She quotes one developing country negotiator as saying: "Both the United States and the (EU) trade negotiators take us to the slaughter house at the end of the day, the latter might be more subtle and polite about it, however, the end result is the same...we get slaughtered. I do prefer dealing with the U.S. least you know exactly where you stand with them." EU negotiators routinely offer inducements like preferential trading agreements and financial or aid incentives to divide developing countries and bring them into line, according to the report, which also stresses how the EU gets around the WTO's formal decision-making process--which provides one vote to each of its 146 members--by calling unofficial meetings or "consultations" of some members whose purpose is to "pre-cook" a consensus that can be used to pressure non-participating poor countries at formal meetings later.

"Power is best exercised in a situation of uncertainty and flexibility," according to one developing country delegate quoted in the report. "That is why process issues are so vague in the WTO." The EU is not alone in taking advantage of this vagueness. Other members of the so-called Quad--U.S., EU, Japan and Canada--have usually joined in these efforts, according to the report. Indeed, a major charge of the report, which is based in part on a new book by Jawara and Aileen Kwa, is that the EU often works hand-in-glove with the U.S. in a kind of good cop-bad cop routine designed to win concessions from developing countries that benefit both of them. Such undemocratic procedures were demonstrated at the Doha ministerial conference two years ago which the EU managed to extend by an extra day when some of the WTO's developing-country delegates had already flown home on pre-arranged flights. Moreover, most developing country representatives who remained in Doha were excluded from a key, 36-hour informal session in which last-minute agreements were worked out. The report also pointed out that the EU fielded 508 delegates at the ministerial--ten times as many as even the U.S. "The pretense that the WTO is a democratic organization has lost all credibility," according to John Hilary, a trade expert at London-based ActionAid.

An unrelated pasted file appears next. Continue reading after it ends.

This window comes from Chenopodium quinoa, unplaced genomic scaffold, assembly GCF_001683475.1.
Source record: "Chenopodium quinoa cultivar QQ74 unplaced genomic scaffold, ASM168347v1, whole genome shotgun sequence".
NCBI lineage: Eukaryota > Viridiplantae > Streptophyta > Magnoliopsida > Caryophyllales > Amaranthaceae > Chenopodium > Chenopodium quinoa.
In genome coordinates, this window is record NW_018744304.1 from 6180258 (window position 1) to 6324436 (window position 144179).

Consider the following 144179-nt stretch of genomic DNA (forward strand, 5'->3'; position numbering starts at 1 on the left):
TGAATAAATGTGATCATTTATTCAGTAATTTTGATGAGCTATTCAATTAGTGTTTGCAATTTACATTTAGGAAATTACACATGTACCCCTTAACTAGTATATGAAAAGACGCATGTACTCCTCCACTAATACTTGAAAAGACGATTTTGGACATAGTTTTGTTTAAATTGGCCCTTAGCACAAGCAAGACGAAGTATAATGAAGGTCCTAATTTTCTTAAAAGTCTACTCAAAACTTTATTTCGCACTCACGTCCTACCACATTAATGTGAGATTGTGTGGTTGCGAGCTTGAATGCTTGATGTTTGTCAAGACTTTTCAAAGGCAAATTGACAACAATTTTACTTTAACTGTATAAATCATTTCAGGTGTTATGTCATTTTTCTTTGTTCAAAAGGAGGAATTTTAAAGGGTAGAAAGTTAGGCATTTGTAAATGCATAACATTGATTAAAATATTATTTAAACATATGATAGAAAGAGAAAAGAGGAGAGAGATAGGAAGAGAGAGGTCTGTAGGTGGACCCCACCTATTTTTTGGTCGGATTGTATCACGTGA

In light of these kinds of abuses, developing countries have called for more formal and transparent procedures to ensure that all countries are represented at key proceedings and all relevant information is made available to them. But the EU's trade minister, Pascal Lamy, while offering lip service to reform has failed to support it. "We must look for flexible instruments that can facilitate the formation of consensus without diminishing the role of the formal decision-making bodies," he said recently.

To support the poor countries' call for reform, two British-based groups--ActionAID and the World Development Movement (WDM) have issued the "Cancun Democracy Challenge" and called on London's trade minister, Patricia Hewitt, to promote it at the meeting this week. "We are challenging the British government and the EU to apply basic standards of fair play to the WTO," said Barry Coates, WDM's director.

"No developed country would contemplate running its government in this way; and yet (the EU and the U.S.) are happy both to exploit the system and to defend it against pressure for democratic reform at the international level," according to the new report. "The Western media, who would be the first to condemn such processes and practices at the country level, do not raise so much as a murmur."